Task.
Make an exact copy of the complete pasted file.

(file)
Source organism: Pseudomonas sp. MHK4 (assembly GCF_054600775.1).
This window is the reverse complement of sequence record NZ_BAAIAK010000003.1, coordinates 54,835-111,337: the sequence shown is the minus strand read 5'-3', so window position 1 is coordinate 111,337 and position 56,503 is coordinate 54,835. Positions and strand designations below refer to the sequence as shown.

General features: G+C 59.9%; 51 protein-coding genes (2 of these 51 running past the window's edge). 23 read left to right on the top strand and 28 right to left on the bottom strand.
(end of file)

Source organism: Pseudomonas sp. MHK4 (assembly GCF_054600775.1).
This window is the reverse complement of sequence record NZ_BAAIAK010000003.1, coordinates 54,835-111,337: the sequence shown is the minus strand read 5'-3', so window position 1 is coordinate 111,337 and position 56,503 is coordinate 54,835. Positions and strand designations below refer to the sequence as shown.

General features: G+C 59.9%; 51 protein-coding genes (2 of these 51 running past the window's edge). 23 read left to right on the top strand and 28 right to left on the bottom strand.